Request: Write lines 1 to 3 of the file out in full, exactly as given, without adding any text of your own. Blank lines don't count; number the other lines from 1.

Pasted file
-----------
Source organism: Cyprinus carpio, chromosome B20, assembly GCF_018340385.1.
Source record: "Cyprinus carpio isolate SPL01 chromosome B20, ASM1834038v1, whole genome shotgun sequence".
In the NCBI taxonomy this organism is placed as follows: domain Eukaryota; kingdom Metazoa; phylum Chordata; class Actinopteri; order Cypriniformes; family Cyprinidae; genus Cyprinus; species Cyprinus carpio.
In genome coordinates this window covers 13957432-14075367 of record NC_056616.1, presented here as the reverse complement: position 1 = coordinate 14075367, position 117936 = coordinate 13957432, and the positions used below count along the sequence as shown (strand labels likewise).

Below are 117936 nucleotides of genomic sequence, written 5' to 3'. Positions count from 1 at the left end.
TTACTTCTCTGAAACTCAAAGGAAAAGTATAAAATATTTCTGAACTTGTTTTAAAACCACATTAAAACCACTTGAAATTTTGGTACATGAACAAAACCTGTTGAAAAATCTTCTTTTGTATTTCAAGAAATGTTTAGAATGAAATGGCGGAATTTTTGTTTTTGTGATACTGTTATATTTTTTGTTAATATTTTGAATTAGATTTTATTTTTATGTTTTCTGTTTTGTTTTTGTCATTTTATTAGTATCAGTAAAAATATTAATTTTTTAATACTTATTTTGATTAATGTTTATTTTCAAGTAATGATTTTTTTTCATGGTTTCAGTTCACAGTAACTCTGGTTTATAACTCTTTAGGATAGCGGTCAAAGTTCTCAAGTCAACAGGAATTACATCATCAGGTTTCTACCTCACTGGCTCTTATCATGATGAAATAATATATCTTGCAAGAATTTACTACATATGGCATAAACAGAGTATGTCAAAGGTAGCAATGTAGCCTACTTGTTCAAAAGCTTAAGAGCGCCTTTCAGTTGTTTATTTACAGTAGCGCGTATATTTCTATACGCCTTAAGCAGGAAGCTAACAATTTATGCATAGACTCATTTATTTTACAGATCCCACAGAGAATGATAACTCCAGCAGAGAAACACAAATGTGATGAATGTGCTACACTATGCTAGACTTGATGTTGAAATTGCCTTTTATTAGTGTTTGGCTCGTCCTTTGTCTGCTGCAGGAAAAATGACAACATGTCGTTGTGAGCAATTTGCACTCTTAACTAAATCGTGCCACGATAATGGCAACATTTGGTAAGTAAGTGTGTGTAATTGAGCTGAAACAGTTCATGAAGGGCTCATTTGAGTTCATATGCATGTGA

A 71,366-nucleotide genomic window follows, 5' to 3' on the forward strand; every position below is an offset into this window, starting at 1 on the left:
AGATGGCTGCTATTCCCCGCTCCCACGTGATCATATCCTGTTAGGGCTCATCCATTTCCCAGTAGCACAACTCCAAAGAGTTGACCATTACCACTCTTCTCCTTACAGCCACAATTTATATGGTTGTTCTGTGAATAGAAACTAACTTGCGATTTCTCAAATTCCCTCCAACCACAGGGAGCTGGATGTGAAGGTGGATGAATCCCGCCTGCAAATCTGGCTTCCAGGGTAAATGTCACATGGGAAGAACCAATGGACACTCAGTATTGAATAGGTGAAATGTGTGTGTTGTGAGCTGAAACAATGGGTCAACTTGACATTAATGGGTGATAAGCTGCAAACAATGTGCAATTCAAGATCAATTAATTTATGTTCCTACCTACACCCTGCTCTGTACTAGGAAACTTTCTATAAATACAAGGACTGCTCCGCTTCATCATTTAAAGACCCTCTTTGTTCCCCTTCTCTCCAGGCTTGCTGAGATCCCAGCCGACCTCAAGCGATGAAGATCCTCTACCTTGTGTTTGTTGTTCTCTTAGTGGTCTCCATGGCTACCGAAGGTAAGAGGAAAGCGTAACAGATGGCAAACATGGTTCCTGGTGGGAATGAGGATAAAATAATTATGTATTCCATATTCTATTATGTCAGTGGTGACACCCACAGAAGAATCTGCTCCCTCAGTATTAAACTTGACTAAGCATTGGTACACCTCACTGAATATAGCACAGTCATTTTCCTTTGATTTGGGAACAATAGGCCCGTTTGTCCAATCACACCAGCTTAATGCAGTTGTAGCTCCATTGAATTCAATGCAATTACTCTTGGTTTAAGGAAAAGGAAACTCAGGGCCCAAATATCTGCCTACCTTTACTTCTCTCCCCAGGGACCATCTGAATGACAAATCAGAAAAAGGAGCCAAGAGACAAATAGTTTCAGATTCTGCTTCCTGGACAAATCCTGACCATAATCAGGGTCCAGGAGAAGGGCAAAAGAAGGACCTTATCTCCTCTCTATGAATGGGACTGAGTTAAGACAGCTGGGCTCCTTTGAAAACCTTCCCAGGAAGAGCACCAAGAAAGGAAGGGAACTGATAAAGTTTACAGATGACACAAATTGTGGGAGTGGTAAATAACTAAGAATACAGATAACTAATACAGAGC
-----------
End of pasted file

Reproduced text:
Source organism: Cyprinus carpio, chromosome B20, assembly GCF_018340385.1.
Source record: "Cyprinus carpio isolate SPL01 chromosome B20, ASM1834038v1, whole genome shotgun sequence".
In the NCBI taxonomy this organism is placed as follows: domain Eukaryota; kingdom Metazoa; phylum Chordata; class Actinopteri; order Cypriniformes; family Cyprinidae; genus Cyprinus; species Cyprinus carpio.